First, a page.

If we were to do a final polish on this game, it would be good to add accessibility features such as subtitles or even a tutorial for the game, as well as game difficulties ranging from easy to difficult. Also, since our game concept revolves around the elements and a main character who uses all of them, a story mode or subplot would be interesting and could engage the player more into our game.
Great Escape is an adventure game where you play as a death-row inmate in a corrupt prison which is performing experiments on its prisoners. You are fed up with seeing your fellow inmates go mysteriously missing and are determined to escape but not without first gathering enough evidence to take this place down with you. Play here.
The objective of this project was to create a 3D topdown adventure game. The game incorporates a point and click interface with pathfinding and navmesh agents, and is about exploring rooms, and collecting items. The world includes keys and locked doors as well as obstacles and traps. We also used scenes and variables to store states.
We wanted the art style of the game to be dark and have a gloomy vibe, keeping in tone with the game’s story. Our initial idea for the game was to have the player escape from some place and give them a maze like layout to navigate through.
Our core idea we came up with in the beginning was to have multiple paths to the end, all of which including different rooms which the player must explore to progress. We wanted the player to be able to explore as much as they wanted and therefore linked all the paths together at the beginning and the end of each one.
In the beginning, we wanted to create a rogue-like game with randomly generated rooms and paths. We wanted the player to have a new experience during each play. However, this idea became increasingly difficult to implement with a fixed number of collectibles required to reach the end. For this reason, we decided not to make room generation random. We also decided not to give the player the ability to fight.
The story that the game tries to tell is that the player is a patient/prisoner in a prison full of death-row inmates, but the prison is corrupt. They are performing experiments on the prisoners and when some of them go awry, no one notices because they were all scheduled to die anyway. Your character has had enough, he decides to escape but not without first acquiring enough evidence to take this place down when he goes.
There are 13 different “rooms” in the game. The rooms are essentially different levels for the player to explore. The description for each room is located in the Room Description table below. Check the Level Layout below for the layout of the prison as well as the locations of each room.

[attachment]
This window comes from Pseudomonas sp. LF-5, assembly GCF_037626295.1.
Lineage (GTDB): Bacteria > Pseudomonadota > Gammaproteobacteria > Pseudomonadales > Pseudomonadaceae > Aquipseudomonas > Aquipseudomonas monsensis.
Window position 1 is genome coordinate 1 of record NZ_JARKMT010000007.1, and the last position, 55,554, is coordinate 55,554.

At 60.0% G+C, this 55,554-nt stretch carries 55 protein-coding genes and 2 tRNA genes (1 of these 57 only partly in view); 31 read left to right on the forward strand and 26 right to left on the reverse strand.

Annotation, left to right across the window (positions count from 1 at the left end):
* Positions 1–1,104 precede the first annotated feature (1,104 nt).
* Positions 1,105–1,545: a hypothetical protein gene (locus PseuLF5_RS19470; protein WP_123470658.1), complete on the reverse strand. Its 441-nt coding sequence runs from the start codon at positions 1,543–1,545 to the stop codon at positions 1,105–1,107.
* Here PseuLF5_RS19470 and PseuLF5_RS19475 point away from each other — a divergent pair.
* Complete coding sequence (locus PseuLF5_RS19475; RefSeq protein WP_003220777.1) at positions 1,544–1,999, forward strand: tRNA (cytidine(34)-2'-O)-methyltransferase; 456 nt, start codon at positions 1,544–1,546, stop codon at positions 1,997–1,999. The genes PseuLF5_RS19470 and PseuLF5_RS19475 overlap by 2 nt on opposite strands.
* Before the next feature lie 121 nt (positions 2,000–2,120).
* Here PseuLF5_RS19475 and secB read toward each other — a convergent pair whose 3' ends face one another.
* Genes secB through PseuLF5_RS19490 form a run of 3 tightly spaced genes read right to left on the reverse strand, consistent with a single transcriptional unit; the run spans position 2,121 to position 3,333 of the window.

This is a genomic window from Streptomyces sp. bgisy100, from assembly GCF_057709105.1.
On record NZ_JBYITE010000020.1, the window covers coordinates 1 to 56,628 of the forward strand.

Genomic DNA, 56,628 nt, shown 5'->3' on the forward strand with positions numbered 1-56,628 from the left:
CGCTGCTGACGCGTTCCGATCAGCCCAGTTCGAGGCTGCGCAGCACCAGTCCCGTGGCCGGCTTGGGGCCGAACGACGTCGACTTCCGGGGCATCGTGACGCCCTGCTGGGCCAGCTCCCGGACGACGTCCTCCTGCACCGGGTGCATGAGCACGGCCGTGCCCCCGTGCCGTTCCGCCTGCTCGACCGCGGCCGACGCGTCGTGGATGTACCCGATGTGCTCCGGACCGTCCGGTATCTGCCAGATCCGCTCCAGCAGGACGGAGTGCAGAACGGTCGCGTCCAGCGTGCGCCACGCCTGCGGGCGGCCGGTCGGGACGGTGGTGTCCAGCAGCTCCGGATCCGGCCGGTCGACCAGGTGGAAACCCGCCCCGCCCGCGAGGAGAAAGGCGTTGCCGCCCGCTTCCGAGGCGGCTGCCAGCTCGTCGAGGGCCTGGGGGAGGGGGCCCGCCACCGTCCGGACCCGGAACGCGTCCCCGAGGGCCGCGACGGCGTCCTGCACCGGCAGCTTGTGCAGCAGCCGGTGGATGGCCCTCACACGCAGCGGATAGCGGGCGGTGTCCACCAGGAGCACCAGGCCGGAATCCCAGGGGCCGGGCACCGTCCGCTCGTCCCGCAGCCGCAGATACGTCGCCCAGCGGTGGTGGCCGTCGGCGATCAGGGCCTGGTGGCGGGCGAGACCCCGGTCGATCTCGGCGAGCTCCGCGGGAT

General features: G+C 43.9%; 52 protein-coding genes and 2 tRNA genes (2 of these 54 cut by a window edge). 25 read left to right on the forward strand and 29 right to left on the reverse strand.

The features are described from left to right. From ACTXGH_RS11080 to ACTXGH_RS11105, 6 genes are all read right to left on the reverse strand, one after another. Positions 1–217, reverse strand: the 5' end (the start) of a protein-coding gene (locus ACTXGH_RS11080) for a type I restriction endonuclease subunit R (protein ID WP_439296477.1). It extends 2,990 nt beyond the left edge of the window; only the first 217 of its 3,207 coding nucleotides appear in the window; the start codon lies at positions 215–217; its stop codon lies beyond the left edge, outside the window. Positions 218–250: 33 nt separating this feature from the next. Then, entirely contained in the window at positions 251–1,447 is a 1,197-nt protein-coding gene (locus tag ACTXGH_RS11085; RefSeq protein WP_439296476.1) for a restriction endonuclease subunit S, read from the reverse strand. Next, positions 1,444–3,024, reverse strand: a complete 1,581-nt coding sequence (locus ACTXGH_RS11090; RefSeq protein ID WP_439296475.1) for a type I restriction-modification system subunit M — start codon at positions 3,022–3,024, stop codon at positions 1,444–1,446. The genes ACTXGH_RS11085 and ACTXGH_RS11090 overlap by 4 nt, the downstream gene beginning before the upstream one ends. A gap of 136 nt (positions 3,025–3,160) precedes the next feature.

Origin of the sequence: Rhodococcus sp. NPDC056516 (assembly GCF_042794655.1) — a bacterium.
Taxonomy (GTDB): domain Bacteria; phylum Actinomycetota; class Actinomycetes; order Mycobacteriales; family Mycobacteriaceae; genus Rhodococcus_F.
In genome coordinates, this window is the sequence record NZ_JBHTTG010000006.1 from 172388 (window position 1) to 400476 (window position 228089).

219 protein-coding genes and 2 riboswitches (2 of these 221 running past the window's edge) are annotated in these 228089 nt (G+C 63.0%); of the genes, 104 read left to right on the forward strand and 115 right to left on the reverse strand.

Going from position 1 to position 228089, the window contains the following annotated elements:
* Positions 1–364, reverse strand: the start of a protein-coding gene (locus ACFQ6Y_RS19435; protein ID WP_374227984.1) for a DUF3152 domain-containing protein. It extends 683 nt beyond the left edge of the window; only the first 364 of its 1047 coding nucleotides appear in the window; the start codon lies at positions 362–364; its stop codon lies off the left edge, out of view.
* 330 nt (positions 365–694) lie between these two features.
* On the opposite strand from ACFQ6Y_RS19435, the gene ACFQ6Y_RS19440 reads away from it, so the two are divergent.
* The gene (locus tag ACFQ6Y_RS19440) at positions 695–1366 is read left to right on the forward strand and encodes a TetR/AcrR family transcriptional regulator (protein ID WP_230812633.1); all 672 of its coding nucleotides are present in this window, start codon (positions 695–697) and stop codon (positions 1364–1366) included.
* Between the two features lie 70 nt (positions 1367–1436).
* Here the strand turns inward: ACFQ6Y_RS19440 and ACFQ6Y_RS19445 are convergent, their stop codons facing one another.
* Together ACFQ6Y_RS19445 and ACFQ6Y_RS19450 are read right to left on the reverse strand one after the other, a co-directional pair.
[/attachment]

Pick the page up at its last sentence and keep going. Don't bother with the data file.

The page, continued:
There will be 11 notes for the player to collect, but only 3 are needed to unlock the last corridor. They are scattered throughout the different rooms. See the Notes section below for descriptions of each note. See the Room Description table below for the locations of each note.
Poison debuff - loses 10 hp every second
Nausea debuff - slows the player speed by half.
Note 1 - “Patient XE-89 seems to be showing signs of change. The growth is significantly higher than other patients. This seems promising. I will make a new report after a few more tests.”
Note 2 - “Queen Rene came through to check on us the other day. Her presence, her gaze was more intimidating than the warden himself. We had to muster the courage to keep things under control and show the results of our findings.”
Note 3 - “Drat! Another failed experiment. The rotting smell of this prison is growing day by day. Our scientists are slowly being driven mad by the smell. I even heard Maurice talking to himself in the middle of the day.”
Note 4 - “Ah shoot! Some of the patients have broken out of their cells. They are starting to attack each other, wrecking everything they see. The guards are trying to get the patients under control but I fear it may be too hard on them. I hope peace will return to this prison soon.”
Note 5 - “These highly developed energy drinks seem to trigger innate responses within the patients. We had to tone down the dosage after multiple patients died after an intake of a single energy drink.”
Note 6 - “The cans seem to emit an iridescent glow that only disappears once the liquid has been consumed. The red drink seems to increase the patient’s physical strength and the white drink seems to heighten the patient’s speed.”
Note 7 - “Not all drinks enhance the patients’ senses though. The orange drink seems to hinder the patient’s senses while the green drink seems to contain unknown toxins.”
Note 8 - “Patient XE-89: Male, Age 27, 180 cm, 72.5 kg. Athletically fit. Status: Alive. Patient XE-88: Male, Age 34...”